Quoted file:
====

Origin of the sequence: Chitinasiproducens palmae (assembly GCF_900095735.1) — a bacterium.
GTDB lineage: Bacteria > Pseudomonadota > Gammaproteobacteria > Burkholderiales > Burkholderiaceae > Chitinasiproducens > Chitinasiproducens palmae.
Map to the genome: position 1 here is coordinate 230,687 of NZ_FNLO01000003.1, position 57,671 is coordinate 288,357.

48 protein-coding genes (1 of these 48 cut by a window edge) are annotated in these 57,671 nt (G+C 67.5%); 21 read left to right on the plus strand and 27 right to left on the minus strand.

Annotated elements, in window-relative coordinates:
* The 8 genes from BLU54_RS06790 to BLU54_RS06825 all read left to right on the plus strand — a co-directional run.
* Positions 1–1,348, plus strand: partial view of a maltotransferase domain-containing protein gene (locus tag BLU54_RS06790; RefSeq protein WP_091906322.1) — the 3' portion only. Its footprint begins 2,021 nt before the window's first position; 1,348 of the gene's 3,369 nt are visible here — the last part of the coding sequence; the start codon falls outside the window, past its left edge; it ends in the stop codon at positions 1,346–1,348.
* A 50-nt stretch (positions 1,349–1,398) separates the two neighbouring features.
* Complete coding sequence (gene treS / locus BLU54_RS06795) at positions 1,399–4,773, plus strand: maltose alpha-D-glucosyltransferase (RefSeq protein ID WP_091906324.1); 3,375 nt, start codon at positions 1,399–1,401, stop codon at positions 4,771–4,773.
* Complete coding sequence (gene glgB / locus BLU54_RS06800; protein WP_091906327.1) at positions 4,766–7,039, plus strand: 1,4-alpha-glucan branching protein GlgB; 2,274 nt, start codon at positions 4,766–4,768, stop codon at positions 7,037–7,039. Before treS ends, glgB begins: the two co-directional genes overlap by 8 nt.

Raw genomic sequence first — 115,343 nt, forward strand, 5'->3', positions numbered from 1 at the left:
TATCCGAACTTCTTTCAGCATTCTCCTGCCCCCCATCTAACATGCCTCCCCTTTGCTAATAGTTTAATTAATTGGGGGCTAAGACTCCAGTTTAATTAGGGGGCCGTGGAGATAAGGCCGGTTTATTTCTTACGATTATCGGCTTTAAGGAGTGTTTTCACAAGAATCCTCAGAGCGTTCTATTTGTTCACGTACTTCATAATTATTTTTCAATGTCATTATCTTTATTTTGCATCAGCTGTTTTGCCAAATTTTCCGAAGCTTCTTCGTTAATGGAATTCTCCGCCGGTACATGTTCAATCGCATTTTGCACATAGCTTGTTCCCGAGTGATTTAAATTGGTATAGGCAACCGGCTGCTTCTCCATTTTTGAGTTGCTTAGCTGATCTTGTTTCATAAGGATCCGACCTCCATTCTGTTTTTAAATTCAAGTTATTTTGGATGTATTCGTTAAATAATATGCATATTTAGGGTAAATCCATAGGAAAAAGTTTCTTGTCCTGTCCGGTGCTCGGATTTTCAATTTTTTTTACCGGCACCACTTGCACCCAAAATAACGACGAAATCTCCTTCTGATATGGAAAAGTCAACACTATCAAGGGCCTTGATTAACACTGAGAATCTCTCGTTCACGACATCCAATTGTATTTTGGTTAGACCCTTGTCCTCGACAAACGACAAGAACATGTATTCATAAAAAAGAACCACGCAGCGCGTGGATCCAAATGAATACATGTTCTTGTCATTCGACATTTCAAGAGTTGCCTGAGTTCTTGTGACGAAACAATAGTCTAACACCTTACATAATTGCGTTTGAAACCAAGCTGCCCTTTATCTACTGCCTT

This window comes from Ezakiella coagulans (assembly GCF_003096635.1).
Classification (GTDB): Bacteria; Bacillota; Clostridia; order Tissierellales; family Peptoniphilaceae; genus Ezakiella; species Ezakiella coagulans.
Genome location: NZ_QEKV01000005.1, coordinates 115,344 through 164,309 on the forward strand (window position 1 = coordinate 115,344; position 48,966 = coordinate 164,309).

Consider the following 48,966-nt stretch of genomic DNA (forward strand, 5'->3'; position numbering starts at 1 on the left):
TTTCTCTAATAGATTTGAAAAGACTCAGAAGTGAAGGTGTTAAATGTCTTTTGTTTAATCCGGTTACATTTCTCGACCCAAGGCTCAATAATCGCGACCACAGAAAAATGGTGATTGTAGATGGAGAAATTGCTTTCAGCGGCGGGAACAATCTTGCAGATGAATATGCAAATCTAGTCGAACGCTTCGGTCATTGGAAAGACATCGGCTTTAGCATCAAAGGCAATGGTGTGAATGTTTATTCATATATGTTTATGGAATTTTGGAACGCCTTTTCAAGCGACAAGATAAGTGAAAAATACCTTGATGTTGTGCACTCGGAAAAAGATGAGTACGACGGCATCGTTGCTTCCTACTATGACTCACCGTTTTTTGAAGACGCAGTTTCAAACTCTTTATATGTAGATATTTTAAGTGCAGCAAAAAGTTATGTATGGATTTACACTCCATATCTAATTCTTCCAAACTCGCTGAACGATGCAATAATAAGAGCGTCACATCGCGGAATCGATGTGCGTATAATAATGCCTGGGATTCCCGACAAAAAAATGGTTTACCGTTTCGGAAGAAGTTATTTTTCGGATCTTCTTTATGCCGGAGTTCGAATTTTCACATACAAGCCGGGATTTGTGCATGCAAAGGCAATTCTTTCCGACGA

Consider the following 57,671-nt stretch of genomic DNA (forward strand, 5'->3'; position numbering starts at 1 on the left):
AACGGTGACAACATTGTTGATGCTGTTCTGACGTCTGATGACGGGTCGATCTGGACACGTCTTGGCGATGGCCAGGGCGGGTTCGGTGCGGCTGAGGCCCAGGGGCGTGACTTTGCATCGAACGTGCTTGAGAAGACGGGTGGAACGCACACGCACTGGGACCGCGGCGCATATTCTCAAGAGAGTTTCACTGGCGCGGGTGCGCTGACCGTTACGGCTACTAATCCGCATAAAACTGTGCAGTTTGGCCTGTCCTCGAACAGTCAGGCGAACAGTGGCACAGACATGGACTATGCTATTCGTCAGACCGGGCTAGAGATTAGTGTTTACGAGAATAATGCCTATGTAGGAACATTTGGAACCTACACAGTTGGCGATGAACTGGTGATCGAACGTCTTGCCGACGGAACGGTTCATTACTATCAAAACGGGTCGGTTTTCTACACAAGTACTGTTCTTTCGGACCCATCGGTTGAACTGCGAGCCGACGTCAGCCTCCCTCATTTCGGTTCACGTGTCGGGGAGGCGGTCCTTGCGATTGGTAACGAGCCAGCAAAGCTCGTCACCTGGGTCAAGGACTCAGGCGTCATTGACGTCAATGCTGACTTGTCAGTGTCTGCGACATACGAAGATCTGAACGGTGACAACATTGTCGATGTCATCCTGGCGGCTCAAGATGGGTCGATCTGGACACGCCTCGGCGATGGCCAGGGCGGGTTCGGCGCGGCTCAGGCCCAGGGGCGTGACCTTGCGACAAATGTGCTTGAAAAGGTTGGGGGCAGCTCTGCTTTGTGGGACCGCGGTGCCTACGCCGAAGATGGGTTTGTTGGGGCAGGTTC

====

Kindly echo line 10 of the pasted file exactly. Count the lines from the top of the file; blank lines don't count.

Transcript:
* Complete coding sequence (gene glgB / locus BLU54_RS06800; protein WP_091906327.1) at positions 4,766–7,039, plus strand: 1,4-alpha-glucan branching protein GlgB; 2,274 nt, start codon at positions 4,766–4,768, stop codon at positions 7,037–7,039. Before treS ends, glgB begins: the two co-directional genes overlap by 8 nt.